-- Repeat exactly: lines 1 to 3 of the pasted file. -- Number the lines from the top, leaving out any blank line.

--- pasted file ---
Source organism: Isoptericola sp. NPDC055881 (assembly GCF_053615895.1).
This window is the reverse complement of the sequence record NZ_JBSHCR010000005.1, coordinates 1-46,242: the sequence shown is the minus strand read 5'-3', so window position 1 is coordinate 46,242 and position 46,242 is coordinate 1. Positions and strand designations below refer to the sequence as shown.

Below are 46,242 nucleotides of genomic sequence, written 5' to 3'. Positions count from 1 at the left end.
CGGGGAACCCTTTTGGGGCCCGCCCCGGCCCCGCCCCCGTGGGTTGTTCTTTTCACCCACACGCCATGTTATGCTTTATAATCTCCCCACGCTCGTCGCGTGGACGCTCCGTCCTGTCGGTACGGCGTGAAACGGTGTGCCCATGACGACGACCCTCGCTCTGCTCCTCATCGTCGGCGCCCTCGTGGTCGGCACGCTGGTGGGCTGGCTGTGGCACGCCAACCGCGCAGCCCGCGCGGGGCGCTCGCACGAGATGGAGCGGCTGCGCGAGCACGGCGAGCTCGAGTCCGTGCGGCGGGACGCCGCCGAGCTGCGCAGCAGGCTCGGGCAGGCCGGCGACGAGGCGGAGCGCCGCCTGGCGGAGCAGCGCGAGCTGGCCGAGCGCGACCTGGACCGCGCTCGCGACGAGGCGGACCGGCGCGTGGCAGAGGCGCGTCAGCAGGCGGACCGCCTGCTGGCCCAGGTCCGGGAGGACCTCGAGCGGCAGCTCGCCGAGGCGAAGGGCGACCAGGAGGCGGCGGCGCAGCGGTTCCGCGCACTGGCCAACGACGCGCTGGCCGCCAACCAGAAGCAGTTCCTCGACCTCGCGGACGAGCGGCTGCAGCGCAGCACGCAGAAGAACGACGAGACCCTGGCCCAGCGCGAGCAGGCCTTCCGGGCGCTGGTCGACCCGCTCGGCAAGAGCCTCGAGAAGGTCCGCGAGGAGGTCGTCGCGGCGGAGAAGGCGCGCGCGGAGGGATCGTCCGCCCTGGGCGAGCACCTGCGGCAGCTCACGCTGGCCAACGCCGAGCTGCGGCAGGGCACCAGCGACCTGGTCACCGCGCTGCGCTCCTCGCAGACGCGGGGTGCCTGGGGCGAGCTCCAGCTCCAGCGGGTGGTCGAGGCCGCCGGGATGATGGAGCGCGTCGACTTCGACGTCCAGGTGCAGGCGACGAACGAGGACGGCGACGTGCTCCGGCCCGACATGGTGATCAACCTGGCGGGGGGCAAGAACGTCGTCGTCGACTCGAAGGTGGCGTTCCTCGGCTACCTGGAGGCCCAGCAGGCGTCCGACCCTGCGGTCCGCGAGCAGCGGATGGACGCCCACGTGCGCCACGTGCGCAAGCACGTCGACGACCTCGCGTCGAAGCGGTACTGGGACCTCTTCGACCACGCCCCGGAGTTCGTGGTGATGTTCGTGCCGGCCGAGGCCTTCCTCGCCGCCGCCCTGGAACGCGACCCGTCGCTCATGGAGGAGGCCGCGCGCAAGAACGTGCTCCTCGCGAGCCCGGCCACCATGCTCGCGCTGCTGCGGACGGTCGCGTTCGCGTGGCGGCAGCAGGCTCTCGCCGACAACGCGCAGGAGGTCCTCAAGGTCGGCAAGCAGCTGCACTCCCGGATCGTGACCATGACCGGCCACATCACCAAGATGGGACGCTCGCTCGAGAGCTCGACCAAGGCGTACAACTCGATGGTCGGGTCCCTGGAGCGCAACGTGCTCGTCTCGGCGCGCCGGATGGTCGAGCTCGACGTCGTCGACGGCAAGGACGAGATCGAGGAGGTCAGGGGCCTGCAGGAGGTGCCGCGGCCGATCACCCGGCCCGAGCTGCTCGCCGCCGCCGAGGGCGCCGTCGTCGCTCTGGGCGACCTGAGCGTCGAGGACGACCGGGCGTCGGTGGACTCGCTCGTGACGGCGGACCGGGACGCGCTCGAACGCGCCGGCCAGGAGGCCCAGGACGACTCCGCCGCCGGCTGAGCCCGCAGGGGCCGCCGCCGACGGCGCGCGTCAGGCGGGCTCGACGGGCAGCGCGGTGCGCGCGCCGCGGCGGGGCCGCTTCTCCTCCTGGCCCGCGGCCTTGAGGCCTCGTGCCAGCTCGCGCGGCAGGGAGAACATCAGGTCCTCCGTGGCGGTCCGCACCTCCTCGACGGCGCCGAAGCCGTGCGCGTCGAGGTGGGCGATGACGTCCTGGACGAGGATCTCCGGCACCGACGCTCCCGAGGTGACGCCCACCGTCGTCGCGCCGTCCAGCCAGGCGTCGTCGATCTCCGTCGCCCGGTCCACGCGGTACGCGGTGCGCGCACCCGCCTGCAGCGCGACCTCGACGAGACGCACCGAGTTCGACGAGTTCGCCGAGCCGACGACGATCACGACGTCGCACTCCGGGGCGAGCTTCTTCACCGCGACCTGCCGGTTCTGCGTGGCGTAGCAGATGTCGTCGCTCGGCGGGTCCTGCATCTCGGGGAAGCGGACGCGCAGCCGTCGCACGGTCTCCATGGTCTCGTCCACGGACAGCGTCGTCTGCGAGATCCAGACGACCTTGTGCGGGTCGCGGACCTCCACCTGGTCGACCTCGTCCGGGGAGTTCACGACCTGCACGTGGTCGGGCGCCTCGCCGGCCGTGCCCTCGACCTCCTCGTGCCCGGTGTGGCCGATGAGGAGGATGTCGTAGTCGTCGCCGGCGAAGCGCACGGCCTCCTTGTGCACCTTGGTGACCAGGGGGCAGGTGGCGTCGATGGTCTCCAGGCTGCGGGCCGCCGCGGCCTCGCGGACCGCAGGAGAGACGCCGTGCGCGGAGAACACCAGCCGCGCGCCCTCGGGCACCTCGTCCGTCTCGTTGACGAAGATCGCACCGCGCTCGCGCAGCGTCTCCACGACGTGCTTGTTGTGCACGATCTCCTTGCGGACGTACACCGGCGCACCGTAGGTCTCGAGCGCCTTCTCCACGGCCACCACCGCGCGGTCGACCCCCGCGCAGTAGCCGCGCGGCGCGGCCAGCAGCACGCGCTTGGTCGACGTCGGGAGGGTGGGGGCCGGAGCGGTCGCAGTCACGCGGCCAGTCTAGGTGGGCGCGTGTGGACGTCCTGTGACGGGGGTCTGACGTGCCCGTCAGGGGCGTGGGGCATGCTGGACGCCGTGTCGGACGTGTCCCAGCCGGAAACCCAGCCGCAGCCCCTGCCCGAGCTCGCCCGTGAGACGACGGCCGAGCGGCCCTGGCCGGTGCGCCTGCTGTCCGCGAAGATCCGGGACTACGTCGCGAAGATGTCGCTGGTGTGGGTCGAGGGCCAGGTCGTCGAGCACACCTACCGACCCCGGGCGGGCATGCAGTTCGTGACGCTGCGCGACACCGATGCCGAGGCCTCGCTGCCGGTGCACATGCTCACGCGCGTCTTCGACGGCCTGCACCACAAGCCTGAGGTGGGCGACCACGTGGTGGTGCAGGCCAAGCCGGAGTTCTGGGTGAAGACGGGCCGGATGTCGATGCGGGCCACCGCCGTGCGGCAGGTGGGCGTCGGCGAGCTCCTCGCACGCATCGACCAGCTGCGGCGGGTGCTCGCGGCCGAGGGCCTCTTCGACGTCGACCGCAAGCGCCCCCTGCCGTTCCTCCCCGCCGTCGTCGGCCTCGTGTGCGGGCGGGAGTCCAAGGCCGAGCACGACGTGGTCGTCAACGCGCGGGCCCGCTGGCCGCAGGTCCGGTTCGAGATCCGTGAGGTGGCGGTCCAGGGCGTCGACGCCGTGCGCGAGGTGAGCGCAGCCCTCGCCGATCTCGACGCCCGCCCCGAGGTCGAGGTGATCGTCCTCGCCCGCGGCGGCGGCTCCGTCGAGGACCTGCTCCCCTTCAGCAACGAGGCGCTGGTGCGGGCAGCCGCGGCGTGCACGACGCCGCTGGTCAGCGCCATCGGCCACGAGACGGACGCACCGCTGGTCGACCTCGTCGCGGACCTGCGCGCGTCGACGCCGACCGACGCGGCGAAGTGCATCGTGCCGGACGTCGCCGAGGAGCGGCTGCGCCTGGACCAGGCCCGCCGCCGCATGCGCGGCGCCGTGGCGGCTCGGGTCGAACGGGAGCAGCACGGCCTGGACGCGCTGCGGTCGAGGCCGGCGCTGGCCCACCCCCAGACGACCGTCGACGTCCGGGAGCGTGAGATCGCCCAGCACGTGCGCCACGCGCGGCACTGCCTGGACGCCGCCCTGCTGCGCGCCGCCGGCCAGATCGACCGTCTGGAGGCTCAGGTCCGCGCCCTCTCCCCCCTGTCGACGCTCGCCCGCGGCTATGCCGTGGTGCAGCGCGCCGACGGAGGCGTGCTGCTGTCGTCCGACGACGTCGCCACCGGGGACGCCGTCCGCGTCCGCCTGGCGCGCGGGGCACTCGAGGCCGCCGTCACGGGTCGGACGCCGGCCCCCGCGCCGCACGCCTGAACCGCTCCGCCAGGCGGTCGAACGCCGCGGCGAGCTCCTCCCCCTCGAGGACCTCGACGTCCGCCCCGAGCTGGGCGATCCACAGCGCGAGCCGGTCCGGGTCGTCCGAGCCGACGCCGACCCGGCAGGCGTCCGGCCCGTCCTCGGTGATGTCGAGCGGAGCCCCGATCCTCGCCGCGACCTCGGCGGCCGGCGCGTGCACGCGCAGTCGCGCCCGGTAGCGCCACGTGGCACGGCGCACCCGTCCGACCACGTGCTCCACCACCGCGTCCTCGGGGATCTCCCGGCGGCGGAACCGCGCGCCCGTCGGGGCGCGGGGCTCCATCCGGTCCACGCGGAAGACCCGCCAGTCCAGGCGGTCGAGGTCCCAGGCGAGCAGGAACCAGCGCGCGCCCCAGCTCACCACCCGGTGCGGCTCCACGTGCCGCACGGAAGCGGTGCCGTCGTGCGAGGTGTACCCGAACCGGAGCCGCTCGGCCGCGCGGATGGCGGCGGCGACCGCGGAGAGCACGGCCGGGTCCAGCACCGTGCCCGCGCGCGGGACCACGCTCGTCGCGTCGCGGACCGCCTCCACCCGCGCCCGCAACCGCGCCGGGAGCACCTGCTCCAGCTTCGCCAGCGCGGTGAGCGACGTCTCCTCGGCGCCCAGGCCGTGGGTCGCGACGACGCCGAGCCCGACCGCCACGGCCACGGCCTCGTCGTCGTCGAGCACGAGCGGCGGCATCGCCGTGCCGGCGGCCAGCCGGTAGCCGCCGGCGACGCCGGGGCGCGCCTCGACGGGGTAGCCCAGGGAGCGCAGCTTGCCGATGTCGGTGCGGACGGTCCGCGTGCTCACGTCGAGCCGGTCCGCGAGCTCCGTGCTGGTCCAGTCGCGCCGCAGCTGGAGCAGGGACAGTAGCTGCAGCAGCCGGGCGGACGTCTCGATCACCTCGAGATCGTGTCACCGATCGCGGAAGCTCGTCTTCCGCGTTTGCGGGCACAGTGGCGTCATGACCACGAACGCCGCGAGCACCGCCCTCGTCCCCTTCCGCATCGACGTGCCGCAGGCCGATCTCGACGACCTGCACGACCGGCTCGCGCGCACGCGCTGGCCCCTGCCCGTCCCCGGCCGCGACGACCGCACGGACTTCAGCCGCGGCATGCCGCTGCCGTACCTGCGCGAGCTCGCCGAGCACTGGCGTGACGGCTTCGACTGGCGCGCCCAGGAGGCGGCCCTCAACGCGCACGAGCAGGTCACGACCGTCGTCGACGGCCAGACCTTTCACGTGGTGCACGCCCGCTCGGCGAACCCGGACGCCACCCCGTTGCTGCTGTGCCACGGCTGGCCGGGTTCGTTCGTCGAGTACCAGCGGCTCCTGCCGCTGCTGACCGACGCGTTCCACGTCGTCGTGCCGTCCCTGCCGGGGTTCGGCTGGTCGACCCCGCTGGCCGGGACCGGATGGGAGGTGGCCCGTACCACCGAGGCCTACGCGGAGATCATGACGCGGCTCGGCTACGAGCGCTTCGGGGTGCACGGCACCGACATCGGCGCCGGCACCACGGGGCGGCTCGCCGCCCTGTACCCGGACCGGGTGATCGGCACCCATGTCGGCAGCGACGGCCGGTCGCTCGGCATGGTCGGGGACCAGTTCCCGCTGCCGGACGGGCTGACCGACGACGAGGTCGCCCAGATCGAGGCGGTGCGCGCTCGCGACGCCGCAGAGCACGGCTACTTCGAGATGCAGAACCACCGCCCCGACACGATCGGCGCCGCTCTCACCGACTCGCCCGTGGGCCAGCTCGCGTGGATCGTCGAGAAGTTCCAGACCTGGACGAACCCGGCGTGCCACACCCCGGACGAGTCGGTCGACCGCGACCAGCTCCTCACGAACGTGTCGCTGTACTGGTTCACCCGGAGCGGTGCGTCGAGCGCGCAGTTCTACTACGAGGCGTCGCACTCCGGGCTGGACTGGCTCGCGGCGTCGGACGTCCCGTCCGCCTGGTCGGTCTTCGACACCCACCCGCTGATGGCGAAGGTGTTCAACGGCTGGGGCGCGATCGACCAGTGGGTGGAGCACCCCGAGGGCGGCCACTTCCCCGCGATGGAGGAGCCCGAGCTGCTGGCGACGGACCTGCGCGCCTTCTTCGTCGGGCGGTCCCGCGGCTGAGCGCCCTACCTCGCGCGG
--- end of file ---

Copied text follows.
Source organism: Isoptericola sp. NPDC055881 (assembly GCF_053615895.1).
This window is the reverse complement of the sequence record NZ_JBSHCR010000005.1, coordinates 1-46,242: the sequence shown is the minus strand read 5'-3', so window position 1 is coordinate 46,242 and position 46,242 is coordinate 1. Positions and strand designations below refer to the sequence as shown.

Below are 46,242 nucleotides of genomic sequence, written 5' to 3'. Positions count from 1 at the left end.